A few years ago Ben Wilson, rated the top high school basketball player in the nation, was gunned down on a Chicago sidewalk by two teenagers. Tried as adults, the young murderers received maximum penalties: 40 years to the one who did the shooting, and 30 years to his accomplice.
Aside from the prominence of the victim, what happened in this case is not unusual or confined to large cities. Instead of using the juvenile courts—a resource designed to meet the needs of young offenders—more and more young people are being tried as adults, then warehoused in prisons where their survival is uncertain. At a cost to the taxpayers of nearly $20,000 a year, such confinement is an expensive and tragic mistake.
This disregard for young offenders is not surprising, given the current demand for a get-tough approach to crime. Law and order is the order of the day. One of the best ways to get elected to public office is to promise swift and harsh treatment of convicted criminals, regardless of age. “We’re sacrificing several hundred young people a year on the altar of political ambition,” lamented one juvenile court official, decrying the number of midteen offenders remanded to the adult court system.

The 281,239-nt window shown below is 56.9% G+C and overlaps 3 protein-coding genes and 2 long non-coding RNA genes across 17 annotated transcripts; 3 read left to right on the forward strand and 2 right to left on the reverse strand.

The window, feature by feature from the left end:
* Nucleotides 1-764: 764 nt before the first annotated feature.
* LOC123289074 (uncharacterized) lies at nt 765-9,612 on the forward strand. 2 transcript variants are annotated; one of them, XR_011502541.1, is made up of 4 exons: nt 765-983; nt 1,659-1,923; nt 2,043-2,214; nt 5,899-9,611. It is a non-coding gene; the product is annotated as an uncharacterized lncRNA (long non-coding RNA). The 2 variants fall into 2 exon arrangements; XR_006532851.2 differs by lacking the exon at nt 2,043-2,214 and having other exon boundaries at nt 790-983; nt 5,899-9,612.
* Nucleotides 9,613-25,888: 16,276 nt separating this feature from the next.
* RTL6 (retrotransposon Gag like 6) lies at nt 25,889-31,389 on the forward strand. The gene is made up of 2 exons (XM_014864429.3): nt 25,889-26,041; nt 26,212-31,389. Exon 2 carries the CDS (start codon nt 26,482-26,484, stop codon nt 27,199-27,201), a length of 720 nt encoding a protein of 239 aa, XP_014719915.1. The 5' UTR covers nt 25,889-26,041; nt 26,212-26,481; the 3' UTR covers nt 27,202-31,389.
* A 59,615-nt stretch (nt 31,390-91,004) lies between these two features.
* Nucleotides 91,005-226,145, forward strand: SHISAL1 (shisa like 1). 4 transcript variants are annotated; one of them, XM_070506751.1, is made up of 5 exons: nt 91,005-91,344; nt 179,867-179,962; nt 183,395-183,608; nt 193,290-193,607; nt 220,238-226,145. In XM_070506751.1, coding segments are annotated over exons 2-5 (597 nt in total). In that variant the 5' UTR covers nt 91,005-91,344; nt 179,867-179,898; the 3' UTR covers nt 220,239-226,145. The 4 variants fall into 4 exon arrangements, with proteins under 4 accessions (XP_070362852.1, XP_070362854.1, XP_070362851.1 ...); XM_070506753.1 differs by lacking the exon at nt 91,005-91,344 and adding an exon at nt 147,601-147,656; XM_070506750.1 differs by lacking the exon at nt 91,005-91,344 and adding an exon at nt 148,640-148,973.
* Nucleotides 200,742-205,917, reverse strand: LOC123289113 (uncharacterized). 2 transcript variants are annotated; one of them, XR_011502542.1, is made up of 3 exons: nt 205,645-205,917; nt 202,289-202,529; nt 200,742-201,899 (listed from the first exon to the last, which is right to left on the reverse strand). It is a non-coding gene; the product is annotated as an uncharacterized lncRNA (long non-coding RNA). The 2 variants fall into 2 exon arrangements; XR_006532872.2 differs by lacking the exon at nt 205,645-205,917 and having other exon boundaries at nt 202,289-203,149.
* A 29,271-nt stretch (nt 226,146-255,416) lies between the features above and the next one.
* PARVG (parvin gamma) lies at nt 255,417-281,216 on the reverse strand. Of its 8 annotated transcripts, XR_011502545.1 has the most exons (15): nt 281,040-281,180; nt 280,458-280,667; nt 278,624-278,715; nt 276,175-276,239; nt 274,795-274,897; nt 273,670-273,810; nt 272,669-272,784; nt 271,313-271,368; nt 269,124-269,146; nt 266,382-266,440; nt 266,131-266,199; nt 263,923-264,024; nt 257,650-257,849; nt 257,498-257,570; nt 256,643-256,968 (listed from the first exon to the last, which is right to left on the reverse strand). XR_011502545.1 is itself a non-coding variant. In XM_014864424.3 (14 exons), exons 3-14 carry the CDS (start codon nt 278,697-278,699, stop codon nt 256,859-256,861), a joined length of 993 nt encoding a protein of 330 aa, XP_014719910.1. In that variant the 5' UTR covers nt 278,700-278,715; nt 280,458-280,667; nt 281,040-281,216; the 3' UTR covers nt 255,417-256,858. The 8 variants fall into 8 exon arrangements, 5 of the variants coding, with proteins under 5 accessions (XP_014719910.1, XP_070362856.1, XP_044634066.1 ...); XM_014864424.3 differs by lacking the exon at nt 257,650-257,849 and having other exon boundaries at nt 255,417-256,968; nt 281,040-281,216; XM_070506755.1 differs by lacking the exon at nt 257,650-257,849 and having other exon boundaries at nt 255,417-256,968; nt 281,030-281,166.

In our legitimate concern over increasing crime, we demand justice. But trying the young criminal as an adult may be counterproductive. A likely target for the more hardened criminal, the teenager sent to an adult prison faces sexual abuse, psychological torture, and death. If he survives his term, he returns to society more hardened and embittered than when sentenced. “Once you lock a juvenile up, you have lost a kid,” says Jack Browne, Cook County’s chief probation officer.
Christians have been just as outspoken in supporting this trend to ...1
Already a CT subscriber? Log in for full digital access.